In a pre- and postnatal development toxicity study, topical administration of a tazarotene gel formulation (0.125 mg/kg/day) to pregnant female rats from gestation day 16 through lactation day 20 reduced pup survival but did not affect the reproductive capacity of the offspring. Based on data from another study, the systemic drug exposure in the rat at this dose would be equivalent to 5 times the MRHD (based on AUC comparison).
There are no data on the presence of tazarotene, halobetasol propionate or its metabolites in human milk, the effects on the breastfed infant, or the effects on milk production after treatment with DUOBRII Lotion.
After single topical doses of a 14C-tazarotene gel formulation to the skin of lactating rats, radioactivity was detected in rat milk.
It is not known whether topical administration of corticosteroids could result in sufficient systemic absorption to produce detectable quantities in human milk.
The developmental and health benefits of breastfeeding should be considered along with the mother’s clinical need for DUOBRII Lotion and any potential adverse effects on the breastfed child from DUOBRII Lotion.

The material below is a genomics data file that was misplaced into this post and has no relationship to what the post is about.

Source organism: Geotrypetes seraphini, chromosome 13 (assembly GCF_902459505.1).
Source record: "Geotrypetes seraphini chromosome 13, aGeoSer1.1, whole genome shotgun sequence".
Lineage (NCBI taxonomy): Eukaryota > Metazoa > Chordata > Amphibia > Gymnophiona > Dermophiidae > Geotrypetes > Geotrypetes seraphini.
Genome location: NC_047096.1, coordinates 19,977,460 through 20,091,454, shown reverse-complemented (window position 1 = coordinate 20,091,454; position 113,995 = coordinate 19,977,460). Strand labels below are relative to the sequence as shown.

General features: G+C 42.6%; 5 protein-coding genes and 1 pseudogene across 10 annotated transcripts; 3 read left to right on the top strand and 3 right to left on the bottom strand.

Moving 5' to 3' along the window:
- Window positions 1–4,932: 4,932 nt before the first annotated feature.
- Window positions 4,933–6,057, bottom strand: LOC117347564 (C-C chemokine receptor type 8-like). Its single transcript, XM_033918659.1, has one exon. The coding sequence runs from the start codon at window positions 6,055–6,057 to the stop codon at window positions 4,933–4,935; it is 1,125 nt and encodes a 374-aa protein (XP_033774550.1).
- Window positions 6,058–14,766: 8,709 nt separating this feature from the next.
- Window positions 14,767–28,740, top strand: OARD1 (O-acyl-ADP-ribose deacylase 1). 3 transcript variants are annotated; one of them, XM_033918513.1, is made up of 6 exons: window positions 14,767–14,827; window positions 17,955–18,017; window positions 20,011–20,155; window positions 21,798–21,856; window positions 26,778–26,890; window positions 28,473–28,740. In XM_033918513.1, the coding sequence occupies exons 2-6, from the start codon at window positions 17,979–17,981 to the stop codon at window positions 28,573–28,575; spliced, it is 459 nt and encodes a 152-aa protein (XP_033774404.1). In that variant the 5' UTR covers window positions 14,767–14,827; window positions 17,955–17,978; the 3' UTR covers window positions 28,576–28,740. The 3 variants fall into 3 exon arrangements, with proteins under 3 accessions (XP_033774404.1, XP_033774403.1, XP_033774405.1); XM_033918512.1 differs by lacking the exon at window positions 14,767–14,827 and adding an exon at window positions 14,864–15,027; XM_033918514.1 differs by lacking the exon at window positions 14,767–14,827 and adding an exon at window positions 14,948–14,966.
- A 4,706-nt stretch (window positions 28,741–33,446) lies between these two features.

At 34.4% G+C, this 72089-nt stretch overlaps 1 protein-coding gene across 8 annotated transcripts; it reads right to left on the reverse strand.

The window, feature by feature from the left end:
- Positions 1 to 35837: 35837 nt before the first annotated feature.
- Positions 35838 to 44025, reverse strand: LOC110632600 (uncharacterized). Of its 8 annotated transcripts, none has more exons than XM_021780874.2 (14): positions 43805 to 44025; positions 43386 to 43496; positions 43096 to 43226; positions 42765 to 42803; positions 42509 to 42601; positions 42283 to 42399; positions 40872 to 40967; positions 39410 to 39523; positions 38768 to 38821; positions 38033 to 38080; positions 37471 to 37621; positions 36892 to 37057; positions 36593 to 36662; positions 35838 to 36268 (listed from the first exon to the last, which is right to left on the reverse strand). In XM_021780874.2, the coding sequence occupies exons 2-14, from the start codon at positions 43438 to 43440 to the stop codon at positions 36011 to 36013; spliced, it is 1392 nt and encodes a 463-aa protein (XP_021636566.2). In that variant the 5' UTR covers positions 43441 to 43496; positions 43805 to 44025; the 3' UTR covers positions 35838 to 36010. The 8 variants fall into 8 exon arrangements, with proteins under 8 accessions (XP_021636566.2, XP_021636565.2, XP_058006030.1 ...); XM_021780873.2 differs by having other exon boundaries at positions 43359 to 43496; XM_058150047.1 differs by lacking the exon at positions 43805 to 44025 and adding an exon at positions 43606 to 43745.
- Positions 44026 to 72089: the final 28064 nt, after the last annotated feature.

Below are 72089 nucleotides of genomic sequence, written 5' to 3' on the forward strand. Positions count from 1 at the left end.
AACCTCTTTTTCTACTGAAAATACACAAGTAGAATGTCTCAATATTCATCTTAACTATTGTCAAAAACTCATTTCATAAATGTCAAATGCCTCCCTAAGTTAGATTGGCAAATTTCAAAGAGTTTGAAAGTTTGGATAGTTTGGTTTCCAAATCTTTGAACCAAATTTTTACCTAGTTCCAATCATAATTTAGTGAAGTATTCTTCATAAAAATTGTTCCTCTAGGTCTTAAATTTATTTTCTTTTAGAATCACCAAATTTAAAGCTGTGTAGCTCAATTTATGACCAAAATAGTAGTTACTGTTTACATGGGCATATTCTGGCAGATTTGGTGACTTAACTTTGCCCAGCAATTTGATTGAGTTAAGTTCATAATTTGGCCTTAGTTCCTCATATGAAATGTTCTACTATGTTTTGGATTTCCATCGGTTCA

Advise breastfeeding women not to apply DUOBRII Lotion directly to the nipple and areola to avoid direct infant exposure.
Females And Males Of Reproductive Potential
DUOBRII Lotion is contraindicated in women who are pregnant. Females of reproductive potential should be warned of the potential risk and use adequate birth-control measures during treatment with DUOBRII Lotion. The possibility that a female of reproductive potential is pregnant at the time of institution of therapy should be considered. A negative result for pregnancy should be obtained within 2 weeks prior to DUOBRII Lotion therapy, which should begin during menstruation.